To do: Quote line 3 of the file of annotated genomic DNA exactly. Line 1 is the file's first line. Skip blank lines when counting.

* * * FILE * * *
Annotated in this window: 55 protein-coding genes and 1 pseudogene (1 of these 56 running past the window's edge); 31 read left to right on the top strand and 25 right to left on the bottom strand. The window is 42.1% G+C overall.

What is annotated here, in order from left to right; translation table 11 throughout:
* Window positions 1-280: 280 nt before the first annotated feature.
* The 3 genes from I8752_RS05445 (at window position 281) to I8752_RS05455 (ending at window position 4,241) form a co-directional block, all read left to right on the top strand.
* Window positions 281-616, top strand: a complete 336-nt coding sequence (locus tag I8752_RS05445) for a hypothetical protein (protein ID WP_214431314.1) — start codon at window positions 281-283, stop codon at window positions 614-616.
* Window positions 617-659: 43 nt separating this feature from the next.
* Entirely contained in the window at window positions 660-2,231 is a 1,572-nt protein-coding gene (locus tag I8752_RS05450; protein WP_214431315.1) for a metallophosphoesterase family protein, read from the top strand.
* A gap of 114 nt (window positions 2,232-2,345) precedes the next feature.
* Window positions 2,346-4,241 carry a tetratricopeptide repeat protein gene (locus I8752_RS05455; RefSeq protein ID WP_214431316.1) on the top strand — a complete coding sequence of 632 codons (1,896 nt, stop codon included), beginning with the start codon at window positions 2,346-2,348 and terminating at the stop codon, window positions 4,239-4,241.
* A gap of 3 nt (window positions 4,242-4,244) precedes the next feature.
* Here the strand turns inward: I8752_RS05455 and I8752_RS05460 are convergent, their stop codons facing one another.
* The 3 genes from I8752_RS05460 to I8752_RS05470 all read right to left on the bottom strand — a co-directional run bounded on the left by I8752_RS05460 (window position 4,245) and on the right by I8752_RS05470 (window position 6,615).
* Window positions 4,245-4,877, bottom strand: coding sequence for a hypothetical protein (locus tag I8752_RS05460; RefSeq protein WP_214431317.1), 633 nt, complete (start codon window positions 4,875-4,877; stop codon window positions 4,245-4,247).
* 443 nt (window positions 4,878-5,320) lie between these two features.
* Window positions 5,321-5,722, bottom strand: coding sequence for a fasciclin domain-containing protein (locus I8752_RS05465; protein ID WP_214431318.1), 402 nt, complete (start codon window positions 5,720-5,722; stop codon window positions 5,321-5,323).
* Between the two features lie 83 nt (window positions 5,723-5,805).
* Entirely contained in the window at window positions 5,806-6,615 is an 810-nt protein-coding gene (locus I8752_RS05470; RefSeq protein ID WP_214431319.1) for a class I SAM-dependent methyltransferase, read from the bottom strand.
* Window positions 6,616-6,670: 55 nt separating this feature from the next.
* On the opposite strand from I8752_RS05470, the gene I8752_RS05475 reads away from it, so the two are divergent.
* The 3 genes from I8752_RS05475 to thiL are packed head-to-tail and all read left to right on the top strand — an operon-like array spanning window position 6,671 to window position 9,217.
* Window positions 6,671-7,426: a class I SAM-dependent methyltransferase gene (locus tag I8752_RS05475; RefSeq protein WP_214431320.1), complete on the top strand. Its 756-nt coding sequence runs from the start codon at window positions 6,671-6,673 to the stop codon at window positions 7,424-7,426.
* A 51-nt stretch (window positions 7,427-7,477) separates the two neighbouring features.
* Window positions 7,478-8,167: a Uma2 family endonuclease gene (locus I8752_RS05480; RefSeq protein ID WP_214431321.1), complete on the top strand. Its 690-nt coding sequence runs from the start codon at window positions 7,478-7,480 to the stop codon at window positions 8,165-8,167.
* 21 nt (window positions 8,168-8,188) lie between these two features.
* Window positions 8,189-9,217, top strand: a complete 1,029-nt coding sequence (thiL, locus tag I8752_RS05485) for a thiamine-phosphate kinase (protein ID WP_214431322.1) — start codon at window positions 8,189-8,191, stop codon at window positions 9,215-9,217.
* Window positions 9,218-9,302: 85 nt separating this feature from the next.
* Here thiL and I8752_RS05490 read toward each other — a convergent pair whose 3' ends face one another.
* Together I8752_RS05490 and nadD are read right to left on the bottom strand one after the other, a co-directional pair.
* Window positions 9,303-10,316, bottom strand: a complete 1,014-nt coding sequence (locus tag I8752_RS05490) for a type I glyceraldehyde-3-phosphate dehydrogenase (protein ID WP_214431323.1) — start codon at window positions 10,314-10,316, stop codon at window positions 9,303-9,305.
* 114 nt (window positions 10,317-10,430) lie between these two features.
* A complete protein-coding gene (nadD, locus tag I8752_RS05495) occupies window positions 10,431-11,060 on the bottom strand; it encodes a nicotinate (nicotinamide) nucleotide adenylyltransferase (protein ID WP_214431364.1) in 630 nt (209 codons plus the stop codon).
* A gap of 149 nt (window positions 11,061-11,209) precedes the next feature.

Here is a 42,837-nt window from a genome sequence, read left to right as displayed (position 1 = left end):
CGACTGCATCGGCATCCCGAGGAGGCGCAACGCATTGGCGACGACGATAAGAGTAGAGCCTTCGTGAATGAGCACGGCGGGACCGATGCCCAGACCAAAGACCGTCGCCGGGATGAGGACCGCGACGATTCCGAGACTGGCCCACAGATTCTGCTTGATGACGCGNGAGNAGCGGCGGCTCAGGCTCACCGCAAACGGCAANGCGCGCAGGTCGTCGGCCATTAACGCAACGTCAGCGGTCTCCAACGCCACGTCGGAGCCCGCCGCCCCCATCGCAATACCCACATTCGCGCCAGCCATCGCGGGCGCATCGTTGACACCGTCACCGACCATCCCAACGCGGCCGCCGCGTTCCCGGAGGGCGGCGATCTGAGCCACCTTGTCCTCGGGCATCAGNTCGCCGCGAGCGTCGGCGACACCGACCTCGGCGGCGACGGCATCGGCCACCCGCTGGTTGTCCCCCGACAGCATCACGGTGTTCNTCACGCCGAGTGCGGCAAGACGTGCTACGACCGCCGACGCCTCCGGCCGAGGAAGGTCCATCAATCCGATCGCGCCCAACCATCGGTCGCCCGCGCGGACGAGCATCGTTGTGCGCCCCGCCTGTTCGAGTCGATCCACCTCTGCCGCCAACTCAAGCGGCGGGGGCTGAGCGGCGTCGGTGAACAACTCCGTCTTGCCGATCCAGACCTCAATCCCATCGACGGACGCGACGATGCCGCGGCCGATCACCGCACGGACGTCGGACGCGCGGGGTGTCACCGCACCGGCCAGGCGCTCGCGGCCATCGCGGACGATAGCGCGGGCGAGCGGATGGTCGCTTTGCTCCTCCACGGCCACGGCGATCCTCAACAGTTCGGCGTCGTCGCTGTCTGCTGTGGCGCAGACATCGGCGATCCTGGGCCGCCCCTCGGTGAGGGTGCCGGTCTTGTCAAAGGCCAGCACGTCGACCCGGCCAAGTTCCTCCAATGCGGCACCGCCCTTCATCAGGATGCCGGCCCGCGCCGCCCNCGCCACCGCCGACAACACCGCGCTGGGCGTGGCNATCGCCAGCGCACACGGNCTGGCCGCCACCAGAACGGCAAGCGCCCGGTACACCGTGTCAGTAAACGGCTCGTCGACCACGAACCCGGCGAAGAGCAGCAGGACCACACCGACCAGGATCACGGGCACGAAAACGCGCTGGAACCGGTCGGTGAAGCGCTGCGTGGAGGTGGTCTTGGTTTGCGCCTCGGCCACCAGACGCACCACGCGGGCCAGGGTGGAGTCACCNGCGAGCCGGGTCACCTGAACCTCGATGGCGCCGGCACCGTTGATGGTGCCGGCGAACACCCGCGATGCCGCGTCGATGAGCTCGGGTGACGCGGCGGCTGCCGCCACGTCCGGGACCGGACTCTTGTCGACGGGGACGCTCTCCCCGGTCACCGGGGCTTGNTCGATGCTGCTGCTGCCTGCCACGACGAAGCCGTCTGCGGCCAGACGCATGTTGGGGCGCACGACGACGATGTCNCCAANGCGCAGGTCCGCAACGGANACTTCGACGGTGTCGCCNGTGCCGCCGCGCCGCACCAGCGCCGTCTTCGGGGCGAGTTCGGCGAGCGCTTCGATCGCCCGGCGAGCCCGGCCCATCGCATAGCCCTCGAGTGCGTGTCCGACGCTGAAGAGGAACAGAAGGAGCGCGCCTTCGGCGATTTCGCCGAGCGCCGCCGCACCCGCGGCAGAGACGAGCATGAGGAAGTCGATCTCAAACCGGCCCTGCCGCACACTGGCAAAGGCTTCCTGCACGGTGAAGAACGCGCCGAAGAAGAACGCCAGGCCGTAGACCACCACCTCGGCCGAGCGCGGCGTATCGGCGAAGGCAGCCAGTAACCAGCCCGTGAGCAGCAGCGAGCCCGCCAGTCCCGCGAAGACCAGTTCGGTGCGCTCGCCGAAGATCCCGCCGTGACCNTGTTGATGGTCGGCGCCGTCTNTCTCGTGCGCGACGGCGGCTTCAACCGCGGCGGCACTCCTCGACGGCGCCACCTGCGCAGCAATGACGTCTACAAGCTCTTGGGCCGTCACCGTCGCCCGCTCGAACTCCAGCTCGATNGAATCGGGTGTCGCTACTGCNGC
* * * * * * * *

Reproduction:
* Window positions 1-280: 280 nt before the first annotated feature.